Fundamentally, the goal of IT is to deliver accurate, complete and relevant information in a secure fashion to people and processes on demand. Information about the parties you do business with is a critical asset. As organizations grow over time both organically and through acquisition, data about customers is stored in many places in the enterprise. Each data store is defined differently, used by different business processes and updated by different business applications. The keys for and links between the data that describes customers get out of alignment with the characteristics of customers in the real world. Customers themselves change frequently, as do the business processes that manage customer information, the business logic in applications and the metadata associated with the data stores. The difference between people and legal entities in the real world and the information we have about them is called customer data disorder (CDD). When the condition is advanced, business performance suffers. This article explores the outward signs and symptoms of CDD and an approach you can use to understand the current state of business.


Business Symptoms of Advanced CDD


Customer relationship management (CRM) is the first place to look to determine if your organization suffers from CDD. CRM, whether homegrown or packaged software, sustains the business functions that market, sell, fulfill and support your goods and services - the relationships with your customers. Poor data quality is the number one issue cited in the failure of CRM. Business symptoms of CDD include:

  • Customer satisfaction scores and churn rates do not move substantially,
  • Increased conversion rates at point of contact and lower acquisition costs do not materialize and
  • The cost to market to and serve customers continues to increase.

The front office depends upon information and analysis from the back office. The "warehouse" is often used to describe a collection of functions that include basic reporting, segmentation, what-if analysis, predictive models, risk management and reporting to comply with regulations and legislation like Sarbanes-Oxley (SOX). Business symptoms of CDD in the warehouse include:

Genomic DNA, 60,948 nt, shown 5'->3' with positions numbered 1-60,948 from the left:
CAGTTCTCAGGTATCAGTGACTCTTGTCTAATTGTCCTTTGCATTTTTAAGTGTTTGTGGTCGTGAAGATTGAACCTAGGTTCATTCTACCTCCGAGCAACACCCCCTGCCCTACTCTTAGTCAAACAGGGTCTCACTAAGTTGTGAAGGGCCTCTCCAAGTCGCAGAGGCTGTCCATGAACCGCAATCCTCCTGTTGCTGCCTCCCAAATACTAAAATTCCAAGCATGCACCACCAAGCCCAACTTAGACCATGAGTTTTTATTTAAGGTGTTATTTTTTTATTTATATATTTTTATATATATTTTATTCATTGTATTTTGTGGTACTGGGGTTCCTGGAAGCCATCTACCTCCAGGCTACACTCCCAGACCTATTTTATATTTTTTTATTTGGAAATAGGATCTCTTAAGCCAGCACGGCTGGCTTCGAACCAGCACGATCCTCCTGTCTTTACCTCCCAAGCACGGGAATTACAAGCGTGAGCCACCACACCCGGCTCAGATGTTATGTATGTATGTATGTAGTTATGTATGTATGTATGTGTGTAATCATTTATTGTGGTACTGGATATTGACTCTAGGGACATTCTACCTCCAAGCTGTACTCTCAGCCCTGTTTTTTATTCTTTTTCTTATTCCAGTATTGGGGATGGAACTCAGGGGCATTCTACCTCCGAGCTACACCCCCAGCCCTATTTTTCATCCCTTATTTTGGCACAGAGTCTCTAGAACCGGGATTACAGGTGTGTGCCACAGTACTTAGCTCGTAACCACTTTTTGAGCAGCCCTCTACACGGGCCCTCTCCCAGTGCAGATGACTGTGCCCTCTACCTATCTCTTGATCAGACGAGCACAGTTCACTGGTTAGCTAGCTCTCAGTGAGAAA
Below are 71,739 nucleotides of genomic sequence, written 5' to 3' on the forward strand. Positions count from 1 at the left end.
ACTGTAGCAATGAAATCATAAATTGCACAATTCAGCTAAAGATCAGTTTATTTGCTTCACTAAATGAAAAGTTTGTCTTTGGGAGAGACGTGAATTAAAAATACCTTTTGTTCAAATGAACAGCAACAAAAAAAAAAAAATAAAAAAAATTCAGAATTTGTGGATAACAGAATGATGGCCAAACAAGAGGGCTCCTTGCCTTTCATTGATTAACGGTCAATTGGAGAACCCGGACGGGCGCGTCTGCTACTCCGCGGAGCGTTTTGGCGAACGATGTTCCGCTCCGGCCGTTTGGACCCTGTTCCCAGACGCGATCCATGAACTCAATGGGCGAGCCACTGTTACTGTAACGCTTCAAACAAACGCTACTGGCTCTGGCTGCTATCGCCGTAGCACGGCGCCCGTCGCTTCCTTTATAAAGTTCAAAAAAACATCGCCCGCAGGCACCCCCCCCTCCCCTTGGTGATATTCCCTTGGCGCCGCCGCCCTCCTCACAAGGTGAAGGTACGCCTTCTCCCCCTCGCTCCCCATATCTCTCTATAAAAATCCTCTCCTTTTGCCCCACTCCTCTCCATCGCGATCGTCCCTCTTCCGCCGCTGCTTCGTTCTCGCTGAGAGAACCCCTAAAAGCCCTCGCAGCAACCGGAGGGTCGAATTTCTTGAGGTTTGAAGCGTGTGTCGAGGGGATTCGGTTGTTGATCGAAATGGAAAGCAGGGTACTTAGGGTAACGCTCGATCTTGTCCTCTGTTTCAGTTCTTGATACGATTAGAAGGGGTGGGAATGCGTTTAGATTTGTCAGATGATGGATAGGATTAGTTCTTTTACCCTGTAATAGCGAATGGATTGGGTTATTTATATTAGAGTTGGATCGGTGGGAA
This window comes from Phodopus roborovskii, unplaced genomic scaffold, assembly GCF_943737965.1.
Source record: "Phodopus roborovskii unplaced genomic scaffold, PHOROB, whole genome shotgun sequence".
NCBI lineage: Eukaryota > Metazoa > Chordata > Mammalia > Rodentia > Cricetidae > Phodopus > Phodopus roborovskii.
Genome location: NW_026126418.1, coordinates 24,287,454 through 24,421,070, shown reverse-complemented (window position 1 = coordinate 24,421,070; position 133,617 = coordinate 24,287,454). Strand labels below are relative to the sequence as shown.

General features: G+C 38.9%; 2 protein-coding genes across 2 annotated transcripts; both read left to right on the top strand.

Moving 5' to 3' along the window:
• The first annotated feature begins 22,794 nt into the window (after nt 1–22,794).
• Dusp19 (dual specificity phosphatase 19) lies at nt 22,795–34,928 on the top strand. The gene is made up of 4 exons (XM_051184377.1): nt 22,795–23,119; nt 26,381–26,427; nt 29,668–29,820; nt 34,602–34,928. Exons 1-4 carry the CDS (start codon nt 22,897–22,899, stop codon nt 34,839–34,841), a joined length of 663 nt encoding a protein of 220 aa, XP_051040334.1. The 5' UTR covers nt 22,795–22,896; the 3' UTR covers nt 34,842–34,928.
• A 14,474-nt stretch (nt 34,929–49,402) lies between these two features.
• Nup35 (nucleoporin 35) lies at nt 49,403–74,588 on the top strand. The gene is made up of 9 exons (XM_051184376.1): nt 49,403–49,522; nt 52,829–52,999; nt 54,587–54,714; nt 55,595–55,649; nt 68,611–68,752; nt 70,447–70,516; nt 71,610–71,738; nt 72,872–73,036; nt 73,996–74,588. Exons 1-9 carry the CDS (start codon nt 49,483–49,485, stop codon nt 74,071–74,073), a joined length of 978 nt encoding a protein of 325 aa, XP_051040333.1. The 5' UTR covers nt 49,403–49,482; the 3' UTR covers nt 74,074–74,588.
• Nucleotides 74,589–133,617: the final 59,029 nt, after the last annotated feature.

• Inability to understand the number of products owned by a customer and the patterns of adoption,
  • Inability to understand customer lifetime value,
  • Difficulty predicting the next best offer and likelihood to accept and
  •  Reporting results for a customer in conflict from different sources.

Between the front office and the back office, most organizations implement a cross-reference of customer-to-account information. These solutions go by many acronyms, such as CIF (customer information file), CDB (customer database) and MDB (marketing database). In many cases, the only legitimate customer to account cross-reference is managed by a marketing service bureau. Over the last few years, the umbrella term CDI (customer data integration) has been used to describe software and services to implement these solutions. Lately, CDI has given way to MDM (master data management) to make room for other important enterprise domains such as product and chart of accounts. Regardless of what you call it, business symptoms that all is not well include:

  • The business cannot agree on definitions for customer, relationships and hierarchies across functions and brands,
  • It takes too long to bring party data sources into the repository and
  • There is an inability to bind legacy systems to the repository at the transaction level.


Quality of the Information Entity


As discussed in part one of this series (October 2008 DM Review) party data is the information entity that contains information about the party entity in the real world. There is the entity itself (the party in the real world), the information entity (the data maintained about the party) and the metadata about the information entity (the data about how the information entity is defined and organized). CDD means there is significant variance between information about the customer party in the information entity and the party itself in the real world.